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California Current provides independent news and analysis on the power and gas markets in the nation's biggest economy. Our experienced journalists cover the state's energy complexities. Policies and laws affecting utilities, generators, and ratepayers - from renewable energy and environmental policies to project permitting, rate development, the "smart" grid, safety, market structure, climate, and financial impacts - are our forte. Current spots the trends - from supply side to demand side. We monitor attempts to make the state's "green" promise a reality, while assuring reliable energy services. Current guides readers through the maze of regulation at the state and federal level.

For the price of a subscription, you can virtually attend meetings and hearings, whether at the state Capitol, California Public Utilities Commission, the California Energy Commission, or Air Resources Board.  We also cover news outside the state that affects California’s energy industry, be it coal development, federal policies, or renewable subsidies.  And we translate it all into plain English.

JUICE, Current’s editorial column, brings you insights into developing news.  Our guest columns provide contrasting perspectives on important current energy events. 

Current’s Service

Current’s readers are in many facets of the energy industry: power developers, deliverers, politicians, regulators, lawyers, governments, and utilities.  Current is in the energy journalism business—a distinction that we sometimes feel the need to make, and let our sophisticated readers in on why Current serves them and how we go about it.

First, it’s the California in Current’s name that is our raison d'être.

The Golden State is different.  It is what makes us ever so interesting, envied and mocked.

California is a land of determined vision—with the entertainment industry, Silicon Valley, the Napa Valley.  For many insiders, it’s risk-for-profit, it’s still environmentally charming, it’s a social experiment and often fun.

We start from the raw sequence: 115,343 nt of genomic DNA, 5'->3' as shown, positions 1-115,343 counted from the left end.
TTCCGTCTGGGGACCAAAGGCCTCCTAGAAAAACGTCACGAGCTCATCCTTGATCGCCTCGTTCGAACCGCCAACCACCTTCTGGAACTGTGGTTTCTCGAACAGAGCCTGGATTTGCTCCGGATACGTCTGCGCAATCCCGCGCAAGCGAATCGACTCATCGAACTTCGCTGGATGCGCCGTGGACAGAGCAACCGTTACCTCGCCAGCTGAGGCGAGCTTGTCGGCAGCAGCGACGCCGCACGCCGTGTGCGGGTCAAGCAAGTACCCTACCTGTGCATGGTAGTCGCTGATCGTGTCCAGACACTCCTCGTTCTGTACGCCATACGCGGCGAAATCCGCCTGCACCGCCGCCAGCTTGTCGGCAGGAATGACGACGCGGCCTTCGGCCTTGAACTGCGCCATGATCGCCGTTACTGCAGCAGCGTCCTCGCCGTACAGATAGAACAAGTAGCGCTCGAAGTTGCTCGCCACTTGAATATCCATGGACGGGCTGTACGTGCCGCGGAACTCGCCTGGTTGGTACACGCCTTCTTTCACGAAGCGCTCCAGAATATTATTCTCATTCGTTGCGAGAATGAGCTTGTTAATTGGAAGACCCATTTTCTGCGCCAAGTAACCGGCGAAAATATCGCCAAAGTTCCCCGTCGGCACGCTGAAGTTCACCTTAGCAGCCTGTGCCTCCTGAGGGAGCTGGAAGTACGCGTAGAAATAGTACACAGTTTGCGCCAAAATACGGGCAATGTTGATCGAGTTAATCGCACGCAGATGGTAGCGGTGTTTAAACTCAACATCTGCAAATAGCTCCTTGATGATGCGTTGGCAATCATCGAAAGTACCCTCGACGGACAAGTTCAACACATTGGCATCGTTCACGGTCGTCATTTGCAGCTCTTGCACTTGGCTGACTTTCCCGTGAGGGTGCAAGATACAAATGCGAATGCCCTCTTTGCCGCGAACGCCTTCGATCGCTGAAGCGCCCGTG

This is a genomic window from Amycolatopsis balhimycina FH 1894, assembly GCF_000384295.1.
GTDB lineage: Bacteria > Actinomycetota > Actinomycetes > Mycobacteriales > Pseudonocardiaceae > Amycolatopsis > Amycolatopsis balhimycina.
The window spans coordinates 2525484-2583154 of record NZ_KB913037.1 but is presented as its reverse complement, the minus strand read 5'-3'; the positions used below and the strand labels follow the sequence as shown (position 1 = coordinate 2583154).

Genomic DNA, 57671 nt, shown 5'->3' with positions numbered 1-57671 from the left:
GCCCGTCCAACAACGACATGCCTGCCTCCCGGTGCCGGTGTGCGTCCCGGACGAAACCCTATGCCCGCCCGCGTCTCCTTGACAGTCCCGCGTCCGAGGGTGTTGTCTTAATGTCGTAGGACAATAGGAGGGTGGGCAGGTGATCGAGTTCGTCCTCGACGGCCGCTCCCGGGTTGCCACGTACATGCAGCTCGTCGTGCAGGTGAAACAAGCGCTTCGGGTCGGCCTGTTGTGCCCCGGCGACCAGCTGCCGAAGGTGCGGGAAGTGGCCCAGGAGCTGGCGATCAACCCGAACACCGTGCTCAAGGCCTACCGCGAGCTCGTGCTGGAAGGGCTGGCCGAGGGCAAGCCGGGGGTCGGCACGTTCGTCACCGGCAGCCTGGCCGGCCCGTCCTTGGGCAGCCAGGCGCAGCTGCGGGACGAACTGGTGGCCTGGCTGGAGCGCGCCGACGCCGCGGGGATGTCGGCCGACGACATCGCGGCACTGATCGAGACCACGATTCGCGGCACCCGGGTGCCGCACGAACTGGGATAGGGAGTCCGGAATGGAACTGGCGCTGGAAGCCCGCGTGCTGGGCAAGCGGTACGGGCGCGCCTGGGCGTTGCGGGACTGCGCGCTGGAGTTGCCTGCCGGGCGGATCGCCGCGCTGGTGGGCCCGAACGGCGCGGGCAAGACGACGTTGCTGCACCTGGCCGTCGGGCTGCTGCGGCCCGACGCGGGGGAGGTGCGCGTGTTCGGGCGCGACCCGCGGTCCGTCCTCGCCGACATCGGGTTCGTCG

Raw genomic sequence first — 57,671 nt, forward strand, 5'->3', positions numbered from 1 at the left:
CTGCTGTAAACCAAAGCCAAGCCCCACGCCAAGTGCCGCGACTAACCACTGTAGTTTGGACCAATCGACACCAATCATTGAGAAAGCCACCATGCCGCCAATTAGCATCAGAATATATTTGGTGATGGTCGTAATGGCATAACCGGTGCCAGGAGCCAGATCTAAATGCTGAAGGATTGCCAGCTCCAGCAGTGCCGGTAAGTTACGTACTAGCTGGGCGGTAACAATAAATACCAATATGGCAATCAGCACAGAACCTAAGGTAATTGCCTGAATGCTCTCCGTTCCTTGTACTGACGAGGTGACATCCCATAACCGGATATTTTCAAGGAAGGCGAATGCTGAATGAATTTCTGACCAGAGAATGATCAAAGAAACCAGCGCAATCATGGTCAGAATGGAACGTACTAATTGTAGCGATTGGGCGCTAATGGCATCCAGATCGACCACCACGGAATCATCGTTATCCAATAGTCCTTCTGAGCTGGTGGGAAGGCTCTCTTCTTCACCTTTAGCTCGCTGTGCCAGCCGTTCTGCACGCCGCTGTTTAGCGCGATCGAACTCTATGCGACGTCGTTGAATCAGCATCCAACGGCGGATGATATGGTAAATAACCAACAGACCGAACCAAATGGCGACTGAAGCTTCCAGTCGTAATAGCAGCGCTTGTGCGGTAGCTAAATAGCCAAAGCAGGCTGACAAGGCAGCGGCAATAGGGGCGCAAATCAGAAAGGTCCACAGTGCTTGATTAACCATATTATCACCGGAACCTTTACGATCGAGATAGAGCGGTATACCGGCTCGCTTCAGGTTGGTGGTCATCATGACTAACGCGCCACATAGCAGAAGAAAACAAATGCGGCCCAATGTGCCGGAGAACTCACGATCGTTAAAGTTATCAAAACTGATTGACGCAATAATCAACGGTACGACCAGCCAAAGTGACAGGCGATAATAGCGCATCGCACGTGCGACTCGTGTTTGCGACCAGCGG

We at Current report and investigate the state’s unique energy world—viewing it through a journalistic lens shaped by the past and present contours and landscapes—be it electricity restructuring or rise of carbon constraints, renewables and energy efficiency.  For us, the power industry is one big noisy family, with constant and shifting rivalries and alliances.

We have no stake financially in the success or failure of the fossil-fueled, renewable-fueled, transmission, or pipeline industries.  As old-school journalists, we simply believe that given solid information, people will make the right choices.

Our old-school journalism reflects diligent research and decades of energy analyses.  We present as many responsible views, and a positively skeptical examination of policy and practice.

With that, here’s a primer on energy journalism to help readers understand what we do, and why it is a help to you:

News events—Like most serious publications, we cover news events.  For instance if a transmission line is christened, or burned up, Current will report it with more sophistication than daily newspapers.  If a nuclear plant melts, we’ll report that too, only from a distance.

Enterprise reporting—In non-news events, Current’s staff sees trends.  We investigate and pull together strands of occurrences into a rope of information.

Hearings & meetings—For readers’ basic need to be in several places at once, for hearings and meetings, Current’s staff is deployed to make your life easier.  We give you the basics, and figure for details readers can follow up on the archived webcasts.

Analysis—Current’s staff, with decades of experience in energy, gives out facts, but also ties together analysis.  We also invite readers to offer their own views through guest editorials, in order to gather more points of view.